I learnt things this weekend. The first thing I learnt was that even when you’re topping up a feeder (which doesn’t involved opening up the hive completely), just a veil is not sufficient. Stings 13,14 and 15 acquired on the forearms, 16 & 17 on the left and right armpits respectively, no more T-shirts for the beekeeper.
I also found queen cells – a sign that the colony is feeling overcrowded and that they should have more space. I should have listened to my instincts last week and added a super ( a small box filled with frames for honey collection ) rather than going for the book learning view that they hadn’t filled out quite enough comb in their brood chamber yet – add a super too early and the bees have trouble maintaining hive temperature.
I also shouldn’t have hesitated – I took out some of the queen cells then panicked – I couldn’t see the old queen and being a clumsy oaf it was just possible I’d accidentally killed her. No queen plus no queen cells = dead colony – no one to lay fresh eggs. As queen cells in the hive weren’t sealed I had a little time before I had to act. So I left a couple of cells and sought advice – the sensible thing to do (in my mind anyway).
I got my advice but it was too late to open the hive that day – all the worker bees would be home and the brood wouldn’t appreciate being waved around in the cold evening air, I figured I had 48 hours to do something so yesterday I dashed home a little earlier than usual ready to put plans into action.
Things were quiet around the hive – too quiet – and then there was a knock on the door
“Do you want your Queen back?” says a cheerful neighbour
I didn’t even know they’d noticed I kept bees. I’d been three hours too late, my queen, half the workforce and all the loot they could carry from the hive were in next door’s tree – about 10 foot higher than the tallest ladder anyone could muster.
Panic, flap, run around, panic, grab things, phone random beekeepers begging for help. Swarms aren’t supposed to happen to a new colony! So I’d been led to believe and I was ill equipped to deal with one barely three weeks into my apiary career.
The trick, according to the books is to give whatever they’re resting on sharp smack and they’ll all drop off into an waiting container. A makeshift bucket on pole got a tablespoon of bees down – who promptly went back up to the rest. A local beekeeper ( thanks Jan! ) arrived with a spare nuc box ( mini hive ) and some experience.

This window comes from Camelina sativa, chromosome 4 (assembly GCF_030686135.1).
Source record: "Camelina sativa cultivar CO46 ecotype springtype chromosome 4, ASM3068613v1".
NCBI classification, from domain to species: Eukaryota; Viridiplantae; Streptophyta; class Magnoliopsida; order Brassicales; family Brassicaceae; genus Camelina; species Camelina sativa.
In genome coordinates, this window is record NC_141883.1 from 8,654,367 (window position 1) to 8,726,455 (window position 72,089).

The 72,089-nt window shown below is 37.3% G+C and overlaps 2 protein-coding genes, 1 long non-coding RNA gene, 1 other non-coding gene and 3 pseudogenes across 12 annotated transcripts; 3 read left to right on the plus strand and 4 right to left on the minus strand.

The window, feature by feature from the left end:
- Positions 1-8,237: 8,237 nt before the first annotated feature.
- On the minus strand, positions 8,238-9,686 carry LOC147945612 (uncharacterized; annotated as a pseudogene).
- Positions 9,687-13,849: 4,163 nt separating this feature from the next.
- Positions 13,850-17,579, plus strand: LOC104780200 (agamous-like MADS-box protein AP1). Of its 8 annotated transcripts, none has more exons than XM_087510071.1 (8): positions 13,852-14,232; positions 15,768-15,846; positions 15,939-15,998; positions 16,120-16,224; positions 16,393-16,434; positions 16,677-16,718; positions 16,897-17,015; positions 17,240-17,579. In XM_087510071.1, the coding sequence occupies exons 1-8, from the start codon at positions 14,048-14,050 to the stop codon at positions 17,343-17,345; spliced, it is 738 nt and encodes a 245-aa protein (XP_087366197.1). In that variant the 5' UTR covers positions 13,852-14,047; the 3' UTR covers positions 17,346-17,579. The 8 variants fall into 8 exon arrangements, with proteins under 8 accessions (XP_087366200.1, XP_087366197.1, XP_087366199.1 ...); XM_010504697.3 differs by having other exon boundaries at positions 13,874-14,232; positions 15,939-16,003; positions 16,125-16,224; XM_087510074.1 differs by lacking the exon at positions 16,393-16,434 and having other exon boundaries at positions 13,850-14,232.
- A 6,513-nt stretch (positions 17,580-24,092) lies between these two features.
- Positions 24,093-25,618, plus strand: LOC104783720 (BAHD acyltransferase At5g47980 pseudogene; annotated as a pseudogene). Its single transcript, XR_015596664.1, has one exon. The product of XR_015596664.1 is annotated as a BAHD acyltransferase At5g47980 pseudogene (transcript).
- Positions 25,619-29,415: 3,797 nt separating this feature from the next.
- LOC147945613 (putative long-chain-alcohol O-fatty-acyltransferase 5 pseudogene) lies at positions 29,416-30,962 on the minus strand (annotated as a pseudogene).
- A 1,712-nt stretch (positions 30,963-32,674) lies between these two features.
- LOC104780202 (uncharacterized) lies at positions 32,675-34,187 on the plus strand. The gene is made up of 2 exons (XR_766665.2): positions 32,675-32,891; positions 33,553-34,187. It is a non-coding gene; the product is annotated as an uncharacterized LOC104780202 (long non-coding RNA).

How about hooking the branch and pulling it lower? I’ve done a bit of tree surgery in my time, sycamore is quite brittle but an hour had passed, people were watching, I was tiring of apologising to the neighbours and we wanted our damned bees back so the branch was hooked by some sort of implement on a pole.
It looked good for the first meter or so, then…. Crack!
Well, I like to think our marriage is strong, if you’d like to test your relationship maybe you’d like to try dropping a large branch and five thousand bees on your partner’s head. I thought she took it rather well and everyone watching scattered. The bees, suddenly finding themselves on the floor dished out a few stings, took to the wing and returned to the tree. Aside from the brave band of warriors that found their way inside our bee suits.
We gave up, I’m not normally a quitter but enough was enough….
As soon as we turned our backs, the bees descended to a lower branch and conveniently one no longer attached to the tree, merely wedged in place having just been broken.
Now we could actually do what the text books said to do – collect the branch with no fuss or drama and place it gently on a sheet, wrap up the sheet and carefully carry it, buzzing like fury through the street getting stared at by dog walkers.
Once in position, the sheet is carefully opened up in front of the new hive. The bees, sensing the aroma of old wax and propolis are supposed to think it’s a good place to live. It usually works, not always though.
A few workers investigated the hive and did appear to start to move in – they must have been getting desperate as itwas getting on for 9pm and on the floor at night is something bees don’t like the appeal of.
I checked this morning at 6 and there were still a hell of a lot of bees on the floor, I don’t know what they’re up to. Maybe it just got too dark and cold last night so they stayed put. Maybe they don’t like it. As I left for work there were bees coming and going from the inside of the nuc box and it was starting to rain. I hope the bad weather and the luxury pad right in front of them will persuade them to stay – I don’t want to lose my bees!
I’ve set a time lapse camera on them – I can’t control what they do but at least I can find out what happened.
Sorry neighbours, I owe half the street honey now.
Sting count 24, I doubt it will stay at that for long.